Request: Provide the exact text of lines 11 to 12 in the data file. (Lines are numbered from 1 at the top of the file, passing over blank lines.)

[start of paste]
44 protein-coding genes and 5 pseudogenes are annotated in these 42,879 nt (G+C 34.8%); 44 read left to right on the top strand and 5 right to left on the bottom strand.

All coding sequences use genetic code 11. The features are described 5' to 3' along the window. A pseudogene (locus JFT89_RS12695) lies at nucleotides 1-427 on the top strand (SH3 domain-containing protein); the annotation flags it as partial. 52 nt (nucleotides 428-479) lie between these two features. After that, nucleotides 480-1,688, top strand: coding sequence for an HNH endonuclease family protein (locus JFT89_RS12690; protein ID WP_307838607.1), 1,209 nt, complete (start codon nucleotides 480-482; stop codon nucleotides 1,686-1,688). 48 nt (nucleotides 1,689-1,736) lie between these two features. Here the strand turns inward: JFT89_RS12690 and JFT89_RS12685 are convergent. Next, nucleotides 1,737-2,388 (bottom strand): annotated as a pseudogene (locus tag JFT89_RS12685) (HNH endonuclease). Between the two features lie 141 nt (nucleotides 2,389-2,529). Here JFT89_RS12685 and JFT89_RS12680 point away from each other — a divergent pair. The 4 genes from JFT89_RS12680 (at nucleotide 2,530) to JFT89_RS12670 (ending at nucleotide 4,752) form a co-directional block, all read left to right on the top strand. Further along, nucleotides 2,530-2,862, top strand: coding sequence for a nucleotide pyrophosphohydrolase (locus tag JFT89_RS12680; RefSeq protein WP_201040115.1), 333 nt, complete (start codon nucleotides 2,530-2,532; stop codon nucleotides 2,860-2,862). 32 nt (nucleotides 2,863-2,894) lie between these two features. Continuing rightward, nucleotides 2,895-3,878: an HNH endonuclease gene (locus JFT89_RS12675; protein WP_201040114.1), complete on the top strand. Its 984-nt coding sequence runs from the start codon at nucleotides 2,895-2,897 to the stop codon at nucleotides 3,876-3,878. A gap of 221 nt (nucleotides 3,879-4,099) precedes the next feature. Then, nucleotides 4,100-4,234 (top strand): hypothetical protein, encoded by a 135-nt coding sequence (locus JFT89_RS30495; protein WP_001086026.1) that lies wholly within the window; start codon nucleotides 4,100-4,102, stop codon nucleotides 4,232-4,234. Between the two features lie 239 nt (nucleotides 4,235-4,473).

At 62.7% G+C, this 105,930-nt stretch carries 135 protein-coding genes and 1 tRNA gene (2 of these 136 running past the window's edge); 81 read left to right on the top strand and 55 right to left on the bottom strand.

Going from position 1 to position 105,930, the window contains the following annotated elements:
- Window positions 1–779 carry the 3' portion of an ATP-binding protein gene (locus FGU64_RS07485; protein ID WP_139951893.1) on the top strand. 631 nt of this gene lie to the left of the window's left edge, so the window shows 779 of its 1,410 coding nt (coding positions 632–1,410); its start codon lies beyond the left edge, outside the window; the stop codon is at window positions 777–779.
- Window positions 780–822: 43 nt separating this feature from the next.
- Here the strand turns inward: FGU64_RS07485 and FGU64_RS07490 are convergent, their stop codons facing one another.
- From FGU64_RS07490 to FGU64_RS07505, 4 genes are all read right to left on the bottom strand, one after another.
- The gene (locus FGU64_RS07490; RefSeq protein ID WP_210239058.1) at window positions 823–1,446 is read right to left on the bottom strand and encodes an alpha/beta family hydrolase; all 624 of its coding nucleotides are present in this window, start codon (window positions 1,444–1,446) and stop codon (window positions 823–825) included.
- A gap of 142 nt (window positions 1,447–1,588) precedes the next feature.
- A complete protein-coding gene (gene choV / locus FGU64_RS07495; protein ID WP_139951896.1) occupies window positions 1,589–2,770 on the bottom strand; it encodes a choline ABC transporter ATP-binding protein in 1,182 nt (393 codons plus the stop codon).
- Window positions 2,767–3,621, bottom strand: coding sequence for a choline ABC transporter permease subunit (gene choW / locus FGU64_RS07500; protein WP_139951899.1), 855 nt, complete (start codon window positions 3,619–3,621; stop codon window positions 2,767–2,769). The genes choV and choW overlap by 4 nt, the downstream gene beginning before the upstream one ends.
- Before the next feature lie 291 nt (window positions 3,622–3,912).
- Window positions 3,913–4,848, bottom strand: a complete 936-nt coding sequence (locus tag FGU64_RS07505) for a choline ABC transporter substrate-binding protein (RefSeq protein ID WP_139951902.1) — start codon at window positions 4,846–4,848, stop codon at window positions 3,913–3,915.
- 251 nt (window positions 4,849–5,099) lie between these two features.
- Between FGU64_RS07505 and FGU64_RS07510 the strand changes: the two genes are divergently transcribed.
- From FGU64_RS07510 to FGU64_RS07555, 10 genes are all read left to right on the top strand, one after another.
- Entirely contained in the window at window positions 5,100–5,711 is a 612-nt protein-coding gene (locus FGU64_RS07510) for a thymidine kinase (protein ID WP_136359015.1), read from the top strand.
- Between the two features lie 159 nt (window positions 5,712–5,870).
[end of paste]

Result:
- A complete protein-coding gene (gene choV / locus FGU64_RS07495; protein ID WP_139951896.1) occupies window positions 1,589–2,770 on the bottom strand; it encodes a choline ABC transporter ATP-binding protein in 1,182 nt (393 codons plus the stop codon).
- Window positions 2,767–3,621, bottom strand: coding sequence for a choline ABC transporter permease subunit (gene choW / locus FGU64_RS07500; protein WP_139951899.1), 855 nt, complete (start codon window positions 3,619–3,621; stop codon window positions 2,767–2,769). The genes choV and choW overlap by 4 nt, the downstream gene beginning before the upstream one ends.